My cousin recently posted on her blog about the trifecta of health: that in order to truly be healthy, we must pay attention to and nourish ourselves, body, mind, and spirit. Her blog is not public, and I’m quoting it without permission, but her point – and her experience – hit home:
to be healthy, i believe all three need to be in sync. like an equilateral triangle. in the world i live in (and probably you too), no one blinks an eye if you have to go to a doctor appointment. and half the time they don’t question you if you choose to go to a spirit appointment (church anyone?) but what about a mind appointment? that’s when people will start putting red flags on you. this is hardly an equilateral triangle anymore, but more of an isosceles triangle. do i have to point out which is the odd side? i find myself very unnerved by this imbalance. i don’t want to be red flagged.
She goes on to talk about how she sees a therapist, not for any specific reason, but in order to keep her mind as healthy as it can possibly be, and how no one seems to be able to grasp this idea; even her own parents are trying to figure out why she’s going, making assumptions on what could be possibly be so wrong with her mentally that she needs to be fixed.
This has been my experience, and also, it hasn’t been. Every time I have been in therapy in my life, I’ve started going because I, or someone else, felt that something in me needed fixing. But what I’ve noticed is that oftentimes the conversation will stray from its original point (in this case, miscarriage and PTSD) and go into some broader aspect of my personality (like my need to plan out my life just-so, or my unattainable and indefinable goal of perfection). These things are inherent in me. I don’t need my perfectionism fixed, because it helps me strive to be a better person in many ways, but I do need it to be kept in check. If I didn’t have a miscarriage to focus on, would going to therapy regularly still benefit me in the greater scheme? I believe that it would.
I also find it interesting, what my cousin said about no one questioning a medical appointment but red-flagging a psychiatric one. In fact, my therapist and I touched on this exact idea the other day, when we determined that stretching is a much more acceptable and less noteworthy public activity than crying. (Stretching: “Oh, you’re taking care of yourself. Okay.” Crying: “Oh my gosh, what’s wrong?!“)
On the other hand, I’ve chosen to put my mental mess out there, via this blog, and the reactions I’ve gotten don’t seem to have me red-flagged. Sure, people have told me I’m brave to write about all this, and that my story is heartbreaking and/or inspirational, but I believe they’d say the same things if I was writing about a battle with breast cancer. It seems we are not as opposed to the ideas of mind-sickness and mind-healing as we think we are. Perhaps we’re just afraid to talking about them.
At the end of her post, my cousin posed this question to her readers: “what shape is your triangle?” And that got me thinking about how my triangle is nowhere near equilateral. I’ve got this body/mind thing down: I feed and exercise and take care of my body, eating when I’m hungry, taking my vitamins, going to the gym/for walks/on bike rides; I feed and exercise and take care of my mind, reading lots of books, practicing my French, playing Scrabble, and going to therapy. But my spirit? The spirit side of my triangle is short.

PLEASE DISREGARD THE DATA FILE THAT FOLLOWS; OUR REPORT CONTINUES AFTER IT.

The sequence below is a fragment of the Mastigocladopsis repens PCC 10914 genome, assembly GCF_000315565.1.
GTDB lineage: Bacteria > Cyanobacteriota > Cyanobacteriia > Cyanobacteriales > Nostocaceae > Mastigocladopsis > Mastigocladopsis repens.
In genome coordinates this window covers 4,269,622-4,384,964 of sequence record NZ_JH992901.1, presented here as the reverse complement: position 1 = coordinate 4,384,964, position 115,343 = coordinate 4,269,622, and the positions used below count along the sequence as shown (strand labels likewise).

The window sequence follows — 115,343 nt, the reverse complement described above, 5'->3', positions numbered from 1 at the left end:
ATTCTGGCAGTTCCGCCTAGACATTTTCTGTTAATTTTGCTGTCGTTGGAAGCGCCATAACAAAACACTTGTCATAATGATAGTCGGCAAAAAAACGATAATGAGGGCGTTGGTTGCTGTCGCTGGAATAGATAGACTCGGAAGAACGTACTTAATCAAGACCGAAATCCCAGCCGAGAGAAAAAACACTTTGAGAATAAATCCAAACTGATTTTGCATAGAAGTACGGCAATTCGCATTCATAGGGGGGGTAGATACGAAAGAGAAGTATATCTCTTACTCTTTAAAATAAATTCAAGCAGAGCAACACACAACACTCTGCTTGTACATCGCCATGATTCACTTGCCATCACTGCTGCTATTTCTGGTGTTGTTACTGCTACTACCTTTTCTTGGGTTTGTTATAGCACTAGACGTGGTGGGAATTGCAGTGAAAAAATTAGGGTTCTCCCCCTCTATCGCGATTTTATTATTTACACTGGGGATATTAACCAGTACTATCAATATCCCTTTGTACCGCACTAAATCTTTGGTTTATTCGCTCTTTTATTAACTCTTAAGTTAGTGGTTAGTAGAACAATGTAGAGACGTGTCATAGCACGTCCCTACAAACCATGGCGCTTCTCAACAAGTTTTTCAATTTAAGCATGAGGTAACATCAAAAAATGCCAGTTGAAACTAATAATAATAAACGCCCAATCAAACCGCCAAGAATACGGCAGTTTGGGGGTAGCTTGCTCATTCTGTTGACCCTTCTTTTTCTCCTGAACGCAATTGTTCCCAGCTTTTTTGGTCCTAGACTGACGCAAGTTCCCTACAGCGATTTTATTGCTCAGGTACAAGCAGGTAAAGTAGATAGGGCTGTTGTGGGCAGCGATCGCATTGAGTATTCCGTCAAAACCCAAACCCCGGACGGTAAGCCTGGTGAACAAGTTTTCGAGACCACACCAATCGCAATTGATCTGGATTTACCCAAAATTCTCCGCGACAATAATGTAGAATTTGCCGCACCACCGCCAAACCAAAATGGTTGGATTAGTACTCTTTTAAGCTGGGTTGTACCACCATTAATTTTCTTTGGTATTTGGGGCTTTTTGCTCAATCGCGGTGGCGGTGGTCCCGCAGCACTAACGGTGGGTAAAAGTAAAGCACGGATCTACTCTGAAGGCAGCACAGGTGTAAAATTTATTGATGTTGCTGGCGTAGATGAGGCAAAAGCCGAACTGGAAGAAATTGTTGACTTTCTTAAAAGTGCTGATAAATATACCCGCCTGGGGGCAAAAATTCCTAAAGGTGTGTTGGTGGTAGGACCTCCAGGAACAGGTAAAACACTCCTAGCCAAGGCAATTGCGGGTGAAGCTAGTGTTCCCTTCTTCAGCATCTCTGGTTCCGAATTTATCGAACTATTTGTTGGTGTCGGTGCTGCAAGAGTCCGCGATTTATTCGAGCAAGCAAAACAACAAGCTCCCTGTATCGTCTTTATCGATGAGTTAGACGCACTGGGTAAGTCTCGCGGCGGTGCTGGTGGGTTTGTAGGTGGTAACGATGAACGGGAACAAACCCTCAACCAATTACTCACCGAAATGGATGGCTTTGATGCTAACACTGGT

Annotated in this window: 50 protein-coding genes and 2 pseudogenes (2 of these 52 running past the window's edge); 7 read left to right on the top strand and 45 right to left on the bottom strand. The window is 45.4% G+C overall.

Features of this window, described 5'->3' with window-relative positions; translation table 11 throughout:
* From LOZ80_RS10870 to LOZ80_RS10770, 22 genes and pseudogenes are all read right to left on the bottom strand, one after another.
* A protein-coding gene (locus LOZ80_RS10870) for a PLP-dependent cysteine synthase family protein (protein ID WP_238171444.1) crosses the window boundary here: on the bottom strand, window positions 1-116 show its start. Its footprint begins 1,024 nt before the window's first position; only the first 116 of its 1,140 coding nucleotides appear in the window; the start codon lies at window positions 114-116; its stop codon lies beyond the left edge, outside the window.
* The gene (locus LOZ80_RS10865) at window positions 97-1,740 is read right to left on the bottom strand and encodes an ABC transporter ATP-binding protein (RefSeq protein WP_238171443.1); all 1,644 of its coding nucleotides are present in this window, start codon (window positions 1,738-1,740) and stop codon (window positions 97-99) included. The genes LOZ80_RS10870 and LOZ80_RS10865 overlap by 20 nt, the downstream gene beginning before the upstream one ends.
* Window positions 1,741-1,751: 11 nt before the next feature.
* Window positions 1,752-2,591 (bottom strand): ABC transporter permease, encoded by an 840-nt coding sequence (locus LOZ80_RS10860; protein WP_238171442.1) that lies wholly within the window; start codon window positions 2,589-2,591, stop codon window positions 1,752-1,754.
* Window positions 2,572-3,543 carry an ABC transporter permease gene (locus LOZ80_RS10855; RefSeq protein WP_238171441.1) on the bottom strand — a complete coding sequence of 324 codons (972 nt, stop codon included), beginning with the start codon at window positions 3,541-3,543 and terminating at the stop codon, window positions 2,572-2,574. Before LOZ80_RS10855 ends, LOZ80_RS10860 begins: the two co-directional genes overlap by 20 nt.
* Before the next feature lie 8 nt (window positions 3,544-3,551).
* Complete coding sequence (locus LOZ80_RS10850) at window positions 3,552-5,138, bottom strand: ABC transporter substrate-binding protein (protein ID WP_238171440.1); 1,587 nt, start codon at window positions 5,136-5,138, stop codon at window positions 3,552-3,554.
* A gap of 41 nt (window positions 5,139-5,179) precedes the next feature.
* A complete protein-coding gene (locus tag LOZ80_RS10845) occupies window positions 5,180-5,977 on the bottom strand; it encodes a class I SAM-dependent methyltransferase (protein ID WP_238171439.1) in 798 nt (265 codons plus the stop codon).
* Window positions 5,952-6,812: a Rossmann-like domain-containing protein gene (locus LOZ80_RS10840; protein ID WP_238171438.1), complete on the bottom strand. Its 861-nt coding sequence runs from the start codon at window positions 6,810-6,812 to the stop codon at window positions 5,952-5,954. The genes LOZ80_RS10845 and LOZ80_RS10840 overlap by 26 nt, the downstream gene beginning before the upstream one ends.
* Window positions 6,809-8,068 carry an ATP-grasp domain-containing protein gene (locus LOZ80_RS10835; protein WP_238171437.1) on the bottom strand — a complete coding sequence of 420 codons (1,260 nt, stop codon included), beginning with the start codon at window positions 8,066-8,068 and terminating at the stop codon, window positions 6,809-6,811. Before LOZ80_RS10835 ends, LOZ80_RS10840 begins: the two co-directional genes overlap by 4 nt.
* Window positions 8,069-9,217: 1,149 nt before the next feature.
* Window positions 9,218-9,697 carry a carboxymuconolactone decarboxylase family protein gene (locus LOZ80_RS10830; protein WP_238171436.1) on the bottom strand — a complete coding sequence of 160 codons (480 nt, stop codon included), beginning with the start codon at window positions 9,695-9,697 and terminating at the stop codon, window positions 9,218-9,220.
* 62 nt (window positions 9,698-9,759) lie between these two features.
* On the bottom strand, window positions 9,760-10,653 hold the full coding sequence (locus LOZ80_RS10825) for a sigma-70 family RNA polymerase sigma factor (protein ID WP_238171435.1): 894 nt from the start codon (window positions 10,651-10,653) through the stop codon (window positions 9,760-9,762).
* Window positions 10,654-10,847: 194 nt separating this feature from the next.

A brief history: I was born and raised (baptized, reconciled, communion-ed, confirmed, and yes, married) Catholic. I am not a regular church-goer, but have found that, given my choice of Christian services, it will always be Catholic Mass that makes me feel at home. (My dad once said, “I like Starbucks because it’s like the Catholic Church: no matter which one you go to, you always know what’s on the menu.”) I’ve always had a fairly large number of Jewish friends, and love the traditions and rituals of that faith. And of course, I have Yoga Mom, as my therapist has christened my mother, who, I suspect, snuck some Eastern spirituality into my psyche even as she was bringing me up in the Catholic Church.
The result of all this is that I do believe there is something greater than us, and for simplicity’s sake, often refer to that something as God, but I’m still not quite sure what that something is, how it works, or what to do about it. At times in my life when I’ve tried to embrace Catholicism, I’ve consistently butted heads with aspects of the Christian belief system, despite the familiar comforts of its menu. I remember being told, as a teenager, that “God is watching you all the time… even when you masturbate.” And since then, the thought of God being there, hearing my every thought, seeing my every action, and disapproving of like 85% of it… Well, it’s enough to make a girl crazy. And then there’s the whole marriage:divorce::pregnancy:miscarriage thing. Was it karma? The act of a vengeful God? “God has a plan;” is this God’s plan for me? What kind of an effed-up architect…?
The flip side is that I want to be spiritual. I envy my friends whose faith is strong. My triangle is imbalanced, and I am deeply aware of it: I am searching for something more. But I need that something more to take a form that I can jive with. I need this God: “The Lord is close to the brokenhearted and saves those who are crushed in spirit” (Psalm 34:18). But first I need Him to reconcile Himself to the God who allowed my heart to be broken and my spirit to be crushed in the first place. I want truth, but don’t even know where to begin looking for it. Should I pray? Should I meditate? Should I commune with nature?
Or is it true that God is meant to remain a mystery, and my ineptitude at blind faith is just another part of me that needs fixing?